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Children can also suffer from prolonged covid-19, and it can present itself in unexpected ways

2022-05-06T23:52:23.356Z


Some minors have prolonged covid symptoms, even after a mild case of covid-19, with symptoms that differ from adults.


What is prolonged covid and how do you live with it?

4:15

(CNN) --

November 10 is a day Kim Ford remembers all too well.

It was the day last year that her 9-year-old son, Jack, was due to receive the covid-19 vaccine at the school clinic.

They were excited that he would finally have some protection, but on November 9 he caught a cold.


"When she woke up [on November 10] and felt even worse, I said, 'You know what, we're going to get you tested before you go, because I don't want you to get the vaccine if you really have covid,'" the mother said. from Michigan.

That day, Jack tested positive for covid-19 and has lived with the symptoms ever since.

Long or prolonged covid has prevented him from being in school all day.

He has to limit how much he plays baseball with the other kids in his neighborhood.

Even playing Fortnite for too long can make you feel sick the next day.

He is one of the potential millions of children with prolonged covid.

"My stomach hurts. I'm having trouble breathing. My nose is stuffy. It's an absurd amount of things you can feel," said Jack Ford.

"It's really annoying sometimes. It's not like a cold, you know, it feels like covid."

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"People may think you're faking it, but no. You feel like you have covid," he added.

Jack Ford, 9, fell ill with covid in November and has had symptoms ever since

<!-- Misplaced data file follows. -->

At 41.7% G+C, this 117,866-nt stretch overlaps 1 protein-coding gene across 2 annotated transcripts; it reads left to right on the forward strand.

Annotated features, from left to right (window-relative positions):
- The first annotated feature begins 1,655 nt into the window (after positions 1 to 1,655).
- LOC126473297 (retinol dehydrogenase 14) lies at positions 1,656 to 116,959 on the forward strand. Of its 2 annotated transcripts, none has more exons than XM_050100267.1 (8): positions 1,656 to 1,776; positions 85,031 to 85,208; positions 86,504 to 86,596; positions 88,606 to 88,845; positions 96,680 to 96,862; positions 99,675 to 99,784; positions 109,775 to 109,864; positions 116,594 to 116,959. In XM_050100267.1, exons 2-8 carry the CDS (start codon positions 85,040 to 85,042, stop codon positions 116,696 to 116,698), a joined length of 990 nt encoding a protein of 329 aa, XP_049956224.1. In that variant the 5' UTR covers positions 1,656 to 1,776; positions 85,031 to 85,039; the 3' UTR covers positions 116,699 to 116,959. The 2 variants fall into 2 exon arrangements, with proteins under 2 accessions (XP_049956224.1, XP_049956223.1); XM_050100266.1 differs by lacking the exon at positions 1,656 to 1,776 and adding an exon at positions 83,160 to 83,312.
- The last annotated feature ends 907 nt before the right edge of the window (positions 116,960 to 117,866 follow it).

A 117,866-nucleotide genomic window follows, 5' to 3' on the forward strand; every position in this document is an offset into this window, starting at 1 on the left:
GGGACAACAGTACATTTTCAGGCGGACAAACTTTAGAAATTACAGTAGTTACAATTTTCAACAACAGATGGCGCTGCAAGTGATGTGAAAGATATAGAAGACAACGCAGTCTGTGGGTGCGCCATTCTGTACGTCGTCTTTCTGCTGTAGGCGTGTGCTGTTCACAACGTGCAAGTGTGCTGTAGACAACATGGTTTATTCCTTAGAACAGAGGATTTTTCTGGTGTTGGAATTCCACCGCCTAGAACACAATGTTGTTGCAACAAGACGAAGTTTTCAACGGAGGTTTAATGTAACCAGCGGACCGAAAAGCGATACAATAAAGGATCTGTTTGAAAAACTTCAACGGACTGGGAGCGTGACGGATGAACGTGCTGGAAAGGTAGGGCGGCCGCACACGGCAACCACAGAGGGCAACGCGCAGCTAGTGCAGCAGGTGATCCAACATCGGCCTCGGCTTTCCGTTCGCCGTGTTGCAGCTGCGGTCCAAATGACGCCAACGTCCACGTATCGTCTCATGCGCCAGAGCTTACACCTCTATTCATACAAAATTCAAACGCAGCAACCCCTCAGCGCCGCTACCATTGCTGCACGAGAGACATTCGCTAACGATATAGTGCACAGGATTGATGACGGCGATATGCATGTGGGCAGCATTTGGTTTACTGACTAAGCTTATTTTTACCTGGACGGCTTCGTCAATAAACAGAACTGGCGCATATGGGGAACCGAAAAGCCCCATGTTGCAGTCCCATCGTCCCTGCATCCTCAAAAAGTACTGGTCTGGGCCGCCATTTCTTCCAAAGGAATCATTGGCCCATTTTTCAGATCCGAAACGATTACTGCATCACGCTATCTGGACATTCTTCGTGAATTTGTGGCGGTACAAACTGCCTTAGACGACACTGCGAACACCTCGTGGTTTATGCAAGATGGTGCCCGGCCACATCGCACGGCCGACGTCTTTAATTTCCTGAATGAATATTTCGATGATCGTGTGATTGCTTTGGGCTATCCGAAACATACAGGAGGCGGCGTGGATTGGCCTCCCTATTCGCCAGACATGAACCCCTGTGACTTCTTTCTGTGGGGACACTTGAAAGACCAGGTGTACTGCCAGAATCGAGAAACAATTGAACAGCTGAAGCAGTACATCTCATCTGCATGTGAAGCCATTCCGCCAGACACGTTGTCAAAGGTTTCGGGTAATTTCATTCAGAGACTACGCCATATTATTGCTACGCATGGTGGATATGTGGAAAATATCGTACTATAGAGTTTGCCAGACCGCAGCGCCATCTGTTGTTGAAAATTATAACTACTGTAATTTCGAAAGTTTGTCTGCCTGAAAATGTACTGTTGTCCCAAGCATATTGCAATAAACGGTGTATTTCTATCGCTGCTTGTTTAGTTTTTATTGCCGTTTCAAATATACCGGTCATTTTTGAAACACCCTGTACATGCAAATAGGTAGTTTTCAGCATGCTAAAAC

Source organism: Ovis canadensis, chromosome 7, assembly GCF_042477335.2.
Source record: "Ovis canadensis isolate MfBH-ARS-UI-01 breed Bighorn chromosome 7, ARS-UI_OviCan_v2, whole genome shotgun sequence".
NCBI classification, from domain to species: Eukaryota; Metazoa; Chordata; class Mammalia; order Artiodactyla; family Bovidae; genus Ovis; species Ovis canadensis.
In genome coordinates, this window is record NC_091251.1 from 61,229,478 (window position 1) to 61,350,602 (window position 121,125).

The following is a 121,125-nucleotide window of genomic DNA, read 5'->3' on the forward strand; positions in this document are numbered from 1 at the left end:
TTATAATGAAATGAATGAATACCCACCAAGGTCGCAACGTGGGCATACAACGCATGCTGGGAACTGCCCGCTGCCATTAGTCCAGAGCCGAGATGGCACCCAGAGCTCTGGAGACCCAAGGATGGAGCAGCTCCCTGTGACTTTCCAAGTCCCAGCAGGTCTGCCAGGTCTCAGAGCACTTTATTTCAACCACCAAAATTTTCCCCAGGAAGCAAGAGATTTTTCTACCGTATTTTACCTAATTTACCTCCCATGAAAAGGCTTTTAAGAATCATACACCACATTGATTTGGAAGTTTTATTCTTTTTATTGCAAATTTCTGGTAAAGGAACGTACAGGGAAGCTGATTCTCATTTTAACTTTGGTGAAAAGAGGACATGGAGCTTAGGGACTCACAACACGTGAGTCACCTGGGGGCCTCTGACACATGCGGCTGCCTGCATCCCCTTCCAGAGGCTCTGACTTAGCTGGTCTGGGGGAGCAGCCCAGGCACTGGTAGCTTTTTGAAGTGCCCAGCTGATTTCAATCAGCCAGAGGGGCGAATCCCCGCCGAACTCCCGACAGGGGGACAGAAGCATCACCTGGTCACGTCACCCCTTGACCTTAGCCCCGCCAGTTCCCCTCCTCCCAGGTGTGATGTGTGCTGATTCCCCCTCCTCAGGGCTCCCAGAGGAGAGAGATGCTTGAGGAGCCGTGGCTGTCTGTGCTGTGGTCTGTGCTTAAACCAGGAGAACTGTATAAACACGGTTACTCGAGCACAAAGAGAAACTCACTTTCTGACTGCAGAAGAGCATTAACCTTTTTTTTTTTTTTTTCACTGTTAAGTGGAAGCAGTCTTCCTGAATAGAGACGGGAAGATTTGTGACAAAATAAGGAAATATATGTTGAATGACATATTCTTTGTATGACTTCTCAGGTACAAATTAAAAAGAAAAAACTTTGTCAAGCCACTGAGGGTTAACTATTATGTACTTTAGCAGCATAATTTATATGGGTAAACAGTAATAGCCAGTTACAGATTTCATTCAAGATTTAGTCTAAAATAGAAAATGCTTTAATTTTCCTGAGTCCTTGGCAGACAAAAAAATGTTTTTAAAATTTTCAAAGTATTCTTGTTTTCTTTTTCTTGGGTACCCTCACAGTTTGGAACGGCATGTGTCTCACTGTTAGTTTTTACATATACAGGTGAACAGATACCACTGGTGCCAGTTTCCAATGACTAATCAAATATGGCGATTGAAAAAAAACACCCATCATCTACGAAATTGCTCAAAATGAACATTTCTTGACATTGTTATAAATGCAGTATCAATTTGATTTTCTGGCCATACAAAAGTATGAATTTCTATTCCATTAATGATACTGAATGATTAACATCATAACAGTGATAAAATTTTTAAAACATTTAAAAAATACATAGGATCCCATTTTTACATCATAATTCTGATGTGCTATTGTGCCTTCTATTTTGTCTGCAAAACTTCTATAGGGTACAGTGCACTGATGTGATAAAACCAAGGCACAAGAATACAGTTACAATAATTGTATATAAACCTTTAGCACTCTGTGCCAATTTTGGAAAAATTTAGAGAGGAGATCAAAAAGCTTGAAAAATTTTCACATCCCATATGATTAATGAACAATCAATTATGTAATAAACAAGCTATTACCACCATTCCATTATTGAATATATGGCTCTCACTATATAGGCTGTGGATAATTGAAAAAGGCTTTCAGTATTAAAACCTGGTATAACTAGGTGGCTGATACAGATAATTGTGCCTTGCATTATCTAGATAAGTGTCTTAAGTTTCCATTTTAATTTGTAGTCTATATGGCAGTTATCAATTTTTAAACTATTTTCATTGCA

An undiagnosed problem

It's not clear how many children develop long-term covid because there isn't enough research on it in this age group, some experts say.

Nearly 13 million children have tested positive for COVID-19 since the start of the pandemic, according to the American Academy of Pediatrics.

Studies suggest that between 2% and 10% of those children will develop long covid, but the figure may be higher.

Many parents may not know that their child has prolonged covid, or that the child's pediatrician may not have recognized it as such.

In adults, some research puts the figure at around 30% of cases.

  • How to know if you have prolonged covid?

    These are the symptoms to watch out for

"Personally, I think it's a very underdiagnosed problem," says Dr. Sara Kristen Sexson Tejtel, who helps run a pediatric long-Covid clinic at Texas Children's Hospital in Houston.

Many doctors treating minors at long-term Covid clinics across the country say they have long waits for appointments.

Some are reserved until September.

An unusual range of symptoms

There are no specific tests for long covid.

It is not clear which minors are more likely to suffer from it, since it can occur even when they have a mild case of covid-19.

"It's surprising how many children are presenting with a range of symptoms that we haven't fully appreciated. Some are coming in with heart failure after asymptomatic COVID infections," said Dr. Jeffrey Kahn, chief of the Division of Pediatric Infectious Diseases. from UT Southwestern Medical Center in Dallas.